Credit Cards vs Cash
I use credit cards like cash, paying them off every month. And like I tell my patients with their healthy habits, “no shame” if you haven’t used credit cards in the ways that you had hoped, just take that next step forward. Credit card debt, if there, should then be one of your highest priority “savings goals”. You essentially are getting a guaranteed return of whatever the interest rate would have been. 15–24% or whatever the terms of your card are. All of this doesn’t mean you cant choose to splurge on something, but you have less margin going into those decisions if you are in residency or have a lower income or if you have large commitments already established that would be even more difficult to change.
True own-occupation disability insurance also needs to be on your list. The portable, take it with you kind of policy. Yes, it isn’t cheap, but there is the ability to purchase some while you are in training and add a ‘future purchase option’ rider among others. These additional riders include, but are not limited to, partial disability and cost of living adjustments. Getting a policy in residency or fellowship often allows you to have a guaranteed standard issue policy where they don’t look at your underlying medical history, just whether you have been denied for insurance previously. Which means that for medical students, typically without an income to protect, you probably don’t need this type of insurance. Term life insurance is separate and something to consider if someone is depending on you or your future income, like a partner, child, or other family member, just not disability insurance until residency. There are 6 companies as of this recording that offer true own occupation disability policies, and an independent agent will allow you to comparison shop them. There is a link to one in the show notes, but there are multiple options out there.
Rounding Out Insurance Options
And while we are on insurance, disability is expensive because it gets used. Cancer, car accidents, extended illness, lots of things can cause disability. Also, most policies have a 90 day waiting period, so that is something for the emergency fund we talked about earlier. Insuring your vehicle, particularly for liability is also important, since even if you are just a resident, if you are in an accident and someone figures out you are a physician, all the more likely that you might need to use that policy. Also home or renters insurance, umbrella for additional liability above the limits of your home or auto policy. These all are things worth looking into.
Margin and Choices
Again, creating margin in your budget is important for these things. You may look at discretionary items, whether dining out, tv subscriptions you have, vacations or otherwise. It is not because having all this insurance is so fun, but because life happens, and having these things in place maintains your ability to pursue your other goals when these things come up. It also means that if one of these discretionary things brings you a lot of joy, you pick something and plan around it, rather than realizing you have no money left for your car insurance because you spent it on dinner last week.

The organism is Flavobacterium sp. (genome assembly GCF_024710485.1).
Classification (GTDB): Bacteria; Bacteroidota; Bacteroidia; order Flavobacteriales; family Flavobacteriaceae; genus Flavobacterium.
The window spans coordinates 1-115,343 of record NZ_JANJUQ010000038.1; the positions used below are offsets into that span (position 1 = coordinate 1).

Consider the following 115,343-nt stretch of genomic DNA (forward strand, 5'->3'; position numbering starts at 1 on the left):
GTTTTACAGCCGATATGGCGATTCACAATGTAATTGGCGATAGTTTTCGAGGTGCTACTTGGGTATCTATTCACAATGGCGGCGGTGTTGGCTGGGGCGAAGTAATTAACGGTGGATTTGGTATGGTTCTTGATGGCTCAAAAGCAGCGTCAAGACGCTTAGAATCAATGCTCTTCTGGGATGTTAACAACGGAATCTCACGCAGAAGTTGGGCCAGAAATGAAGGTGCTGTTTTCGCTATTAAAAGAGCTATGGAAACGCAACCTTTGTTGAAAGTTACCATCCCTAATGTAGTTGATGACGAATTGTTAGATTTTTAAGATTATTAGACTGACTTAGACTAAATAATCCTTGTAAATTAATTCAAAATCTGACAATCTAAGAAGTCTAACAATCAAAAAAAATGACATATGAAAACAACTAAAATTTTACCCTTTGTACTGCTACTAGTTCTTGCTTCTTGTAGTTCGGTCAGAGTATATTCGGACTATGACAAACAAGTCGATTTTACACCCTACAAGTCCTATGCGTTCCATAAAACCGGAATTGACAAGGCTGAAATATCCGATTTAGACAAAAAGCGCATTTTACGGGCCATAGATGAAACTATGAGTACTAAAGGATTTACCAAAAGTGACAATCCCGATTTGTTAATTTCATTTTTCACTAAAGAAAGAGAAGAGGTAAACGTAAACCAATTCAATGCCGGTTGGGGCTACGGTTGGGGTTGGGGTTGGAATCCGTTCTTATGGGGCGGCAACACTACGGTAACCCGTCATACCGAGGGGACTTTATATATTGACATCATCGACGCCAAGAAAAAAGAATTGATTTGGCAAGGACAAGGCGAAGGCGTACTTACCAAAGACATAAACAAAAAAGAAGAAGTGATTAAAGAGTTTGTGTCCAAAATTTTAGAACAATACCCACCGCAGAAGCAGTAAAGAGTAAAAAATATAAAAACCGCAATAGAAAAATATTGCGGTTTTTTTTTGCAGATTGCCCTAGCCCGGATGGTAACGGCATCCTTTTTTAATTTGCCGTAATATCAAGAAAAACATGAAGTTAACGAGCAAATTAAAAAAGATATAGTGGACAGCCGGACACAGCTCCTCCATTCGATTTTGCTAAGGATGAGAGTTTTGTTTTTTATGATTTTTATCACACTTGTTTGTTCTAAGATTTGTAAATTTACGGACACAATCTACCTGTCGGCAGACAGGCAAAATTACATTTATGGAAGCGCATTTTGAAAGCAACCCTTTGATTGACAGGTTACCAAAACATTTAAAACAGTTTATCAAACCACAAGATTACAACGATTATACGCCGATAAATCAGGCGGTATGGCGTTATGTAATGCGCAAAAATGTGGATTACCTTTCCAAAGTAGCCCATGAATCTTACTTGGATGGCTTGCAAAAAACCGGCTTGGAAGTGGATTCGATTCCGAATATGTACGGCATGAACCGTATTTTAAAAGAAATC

What about Student Loans?
And then there are the loan payments. First private loans, refinance them into a lower rate if you can. For federal loans, depending on your debt and your income, you may need a ‘partial financial hardship’ to qualify for certain income based plans. Those of you who are married may need to look at married filing jointly vs separately as you go for Public Service Loan forgiveness, while those of you with higher incomes relative to your debt level may need to consider refinancing as well. However, making the wrong move can be disastrous for your personal finances and often with no ability to go back. One example would be refinancing federal loans when you work for a nonprofit institution in residency and beyond and would otherwise potentially qualify for PSLF. I ran the numbers myself going through it and stayed on PAYE for my payments, including a couple years of married filing separately (MFS). By doing so, the loan payments decreased by excluding my wife’s salary which outweighed the increase in taxes from filing separately. This would not have been possible in the REPAYE program, and it didn’t make sense based on her income and mine once I had a full year out of residency. Complicated, definitely, but for significantly less than a typical income based payment after training, StudentLoanAdvice is a company that specializes in helping you walk through your options for your loans. This particular opportunity wasn’t there when I was making those calculations. It could help bring clarity to the decision, particularly if these calculations or spreadsheets aren’t your thing.
These are some of the nuts and bolts of different things I have learned about making a spending plan for me, and this is not financial advice. However, I hope this spurs you to consider some of the big categories in your own budget.
Planning and Priorities